Discovering Cannabis Unicorns in a Phenotype Mega-Hunt

Nathaniel Pennington from Humboldt Seed Company explains his phenotype mega-hunt — the search for the best and brightest of the cannabis genome.



Phenotype Mega-Hunt
PHOTO | Humboldt Seed Company
Dr.Dabber SWITCH Clear Edition

The science of cannabis genetics has existed in a hazy realm of illegality and prohibition-derived stigma for nearly a century. Relegated by the first anti-pot laws in the United States that appeared in 1913 in states such as Indiana, Maine, and Wyoming, cannabis cultivators seeking connoisseur-grade examples of the art have traditionally worked in cloistered isolation, mired in the ignorance of pseudo-science and urban legend.

This generations-old underground culture of ultra-discreet operation has resulted in a nascent legal industry that suffers a gross lack of hard research and peer-reviewed science. Unfortunately, most cannabis breeders operate in a desperate state of self-reliance, employing guesswork and questionable genetic material.

Newly legal adult use markets across North America—including California, Canada, Massachusetts, and Nevada—are finally allowing researchers to seriously investigate cannabis genetics and breeding. This, in turn, is helping support the natural industry-wide desire to introduce novel products to market that address specific consumer preferences or patient medical needs.

Playing Catch Up

One example of the new generation of entrepreneurial researchers attempting to push the boundaries of cannabis genetics is Nathaniel Pennington, CEO and founder of Humboldt Seed Company (HSC).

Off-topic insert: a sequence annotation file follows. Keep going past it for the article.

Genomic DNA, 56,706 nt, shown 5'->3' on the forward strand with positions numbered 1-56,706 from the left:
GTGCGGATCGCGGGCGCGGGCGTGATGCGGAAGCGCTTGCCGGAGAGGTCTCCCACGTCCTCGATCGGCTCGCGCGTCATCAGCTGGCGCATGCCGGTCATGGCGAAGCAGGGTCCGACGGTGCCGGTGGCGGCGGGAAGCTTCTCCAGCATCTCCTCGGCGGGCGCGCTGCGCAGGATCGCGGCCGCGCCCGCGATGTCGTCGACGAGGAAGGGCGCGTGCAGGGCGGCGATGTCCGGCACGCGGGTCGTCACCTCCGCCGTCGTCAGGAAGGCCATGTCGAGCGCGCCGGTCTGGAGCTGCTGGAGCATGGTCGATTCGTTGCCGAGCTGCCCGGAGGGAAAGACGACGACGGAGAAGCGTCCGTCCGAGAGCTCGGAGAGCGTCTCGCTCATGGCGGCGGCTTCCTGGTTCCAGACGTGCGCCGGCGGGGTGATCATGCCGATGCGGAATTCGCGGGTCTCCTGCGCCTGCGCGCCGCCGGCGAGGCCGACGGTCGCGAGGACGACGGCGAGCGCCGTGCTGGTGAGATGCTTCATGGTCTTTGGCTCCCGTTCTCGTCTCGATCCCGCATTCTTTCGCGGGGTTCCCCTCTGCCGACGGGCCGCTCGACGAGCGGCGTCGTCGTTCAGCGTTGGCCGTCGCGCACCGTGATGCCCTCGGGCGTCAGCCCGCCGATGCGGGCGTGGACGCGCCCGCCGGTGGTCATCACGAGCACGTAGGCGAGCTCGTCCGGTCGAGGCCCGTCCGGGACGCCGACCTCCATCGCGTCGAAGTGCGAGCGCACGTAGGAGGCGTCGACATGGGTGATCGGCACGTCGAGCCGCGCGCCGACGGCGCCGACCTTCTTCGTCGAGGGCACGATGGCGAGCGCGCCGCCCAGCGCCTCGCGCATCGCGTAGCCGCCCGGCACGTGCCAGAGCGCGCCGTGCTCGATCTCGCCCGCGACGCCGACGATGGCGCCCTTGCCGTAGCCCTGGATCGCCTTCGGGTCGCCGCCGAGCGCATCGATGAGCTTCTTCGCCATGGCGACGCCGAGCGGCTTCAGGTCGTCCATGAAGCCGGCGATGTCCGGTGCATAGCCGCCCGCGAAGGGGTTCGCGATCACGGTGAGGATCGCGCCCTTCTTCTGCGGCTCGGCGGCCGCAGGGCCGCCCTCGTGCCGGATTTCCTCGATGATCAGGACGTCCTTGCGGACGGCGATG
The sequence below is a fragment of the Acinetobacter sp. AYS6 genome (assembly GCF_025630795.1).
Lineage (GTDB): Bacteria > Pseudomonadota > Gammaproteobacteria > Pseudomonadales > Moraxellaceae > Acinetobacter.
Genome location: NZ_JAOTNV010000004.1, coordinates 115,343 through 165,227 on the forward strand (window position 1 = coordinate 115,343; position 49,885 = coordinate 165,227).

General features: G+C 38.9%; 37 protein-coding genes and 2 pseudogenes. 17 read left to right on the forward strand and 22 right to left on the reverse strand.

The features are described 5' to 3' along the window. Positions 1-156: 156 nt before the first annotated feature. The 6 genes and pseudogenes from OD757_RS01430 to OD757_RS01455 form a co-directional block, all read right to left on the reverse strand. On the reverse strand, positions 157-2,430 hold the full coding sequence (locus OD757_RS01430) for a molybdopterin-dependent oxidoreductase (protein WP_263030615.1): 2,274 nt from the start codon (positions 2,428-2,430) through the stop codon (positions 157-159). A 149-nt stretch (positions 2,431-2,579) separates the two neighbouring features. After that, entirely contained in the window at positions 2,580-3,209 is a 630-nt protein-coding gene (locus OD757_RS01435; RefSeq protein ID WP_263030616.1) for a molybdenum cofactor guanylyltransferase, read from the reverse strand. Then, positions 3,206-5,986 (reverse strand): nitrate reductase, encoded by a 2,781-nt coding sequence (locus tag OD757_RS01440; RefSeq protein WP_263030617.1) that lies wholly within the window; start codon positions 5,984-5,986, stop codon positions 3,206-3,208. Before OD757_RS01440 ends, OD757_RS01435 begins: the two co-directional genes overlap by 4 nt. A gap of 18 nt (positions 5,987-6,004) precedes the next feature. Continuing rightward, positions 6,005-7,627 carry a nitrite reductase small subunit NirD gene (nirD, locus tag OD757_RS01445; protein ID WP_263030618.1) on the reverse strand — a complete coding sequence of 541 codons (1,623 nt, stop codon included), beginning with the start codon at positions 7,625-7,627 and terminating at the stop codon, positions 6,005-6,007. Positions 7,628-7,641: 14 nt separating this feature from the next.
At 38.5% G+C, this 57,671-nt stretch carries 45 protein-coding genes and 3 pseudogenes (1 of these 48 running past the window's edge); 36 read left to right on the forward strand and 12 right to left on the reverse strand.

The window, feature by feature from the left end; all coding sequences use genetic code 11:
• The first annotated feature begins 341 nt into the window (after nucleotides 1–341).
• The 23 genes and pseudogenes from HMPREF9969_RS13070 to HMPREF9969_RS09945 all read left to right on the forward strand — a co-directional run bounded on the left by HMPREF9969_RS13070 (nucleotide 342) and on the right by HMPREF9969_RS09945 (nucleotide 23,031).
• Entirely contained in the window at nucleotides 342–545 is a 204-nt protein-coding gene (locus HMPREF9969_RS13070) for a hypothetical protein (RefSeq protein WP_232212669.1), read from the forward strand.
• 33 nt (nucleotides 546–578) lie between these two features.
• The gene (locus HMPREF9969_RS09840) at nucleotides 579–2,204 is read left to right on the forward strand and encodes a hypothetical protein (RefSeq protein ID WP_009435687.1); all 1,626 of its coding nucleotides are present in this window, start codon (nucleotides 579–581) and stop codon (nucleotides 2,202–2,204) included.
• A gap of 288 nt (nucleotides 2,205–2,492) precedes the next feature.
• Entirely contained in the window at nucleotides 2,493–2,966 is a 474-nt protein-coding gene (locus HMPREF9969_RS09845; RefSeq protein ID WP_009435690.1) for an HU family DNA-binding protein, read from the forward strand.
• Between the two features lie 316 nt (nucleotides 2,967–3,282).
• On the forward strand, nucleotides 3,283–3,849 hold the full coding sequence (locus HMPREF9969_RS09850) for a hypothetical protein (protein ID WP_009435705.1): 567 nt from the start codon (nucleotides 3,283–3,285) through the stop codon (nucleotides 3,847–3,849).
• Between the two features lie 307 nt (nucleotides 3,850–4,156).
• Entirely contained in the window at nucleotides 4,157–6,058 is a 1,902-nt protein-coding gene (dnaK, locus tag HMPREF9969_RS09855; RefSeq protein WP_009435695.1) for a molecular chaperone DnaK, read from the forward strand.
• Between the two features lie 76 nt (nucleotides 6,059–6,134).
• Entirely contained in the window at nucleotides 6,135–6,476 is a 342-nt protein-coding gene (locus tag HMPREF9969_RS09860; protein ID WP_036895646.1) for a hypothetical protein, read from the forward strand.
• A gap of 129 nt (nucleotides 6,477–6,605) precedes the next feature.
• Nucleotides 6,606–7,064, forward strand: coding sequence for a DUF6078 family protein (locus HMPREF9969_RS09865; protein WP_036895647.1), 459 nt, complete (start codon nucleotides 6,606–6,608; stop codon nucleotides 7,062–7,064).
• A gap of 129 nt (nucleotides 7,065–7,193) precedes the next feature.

As a biologist and geneticist focused on the development of premium cannabis genetics, Pennington has for years been obsessed with creating the best possible seeds and clones to support both commercial cultivators and self-sustaining gardeners.

Over the past almost two decades, the pioneering company he founded in 2001 has gathered a large volume of data regarding the science of superior cannabis genetics, with a focus on varieties that offer rare terpene and cannabinoid profiles. The company’s Blueberry Muffin strain, a decade in the making and increasingly popular in West Coast dispensaries, was described by Leafly as the most accurately named strain on the market.

Blueberry Muffin PHOTO | Humboldt Seed Company

Despite these successes, Pennington employs a data-driven management style steeped in reality. “We have so much catch up work to do in cannabis breeding. In Humboldt, we’re starting over in a proper way,” he said during an exclusive interview with Cannabis Aficionado from his cannabis farm-come-genetics laboratory in Humboldt County, California.

Not satisfied with the state of cannabis genetics in the Golden State (the world’s sixth largest economy and one of the newest entrants to the legal adult use cannabis market), Pennington began investigating ways to bring together the brightest minds in cannabis cultivation and genetics research. His goal? To leverage his experience in genome annotation and DNA markers affecting plant behavior to push forward the science of commercial ganja genetics.

The Phenotype Mega-Hunt

Headquartered in the heart of Northern California’s fabled Emerald Triangle, Pennington’s response to California’s new cannabis legalization — and the threats and opportunities that it presents for small and mid-sized farmers in the region — has been to hunt and breed the best genetics in use for local farms and nurseries in the licensed marketplace.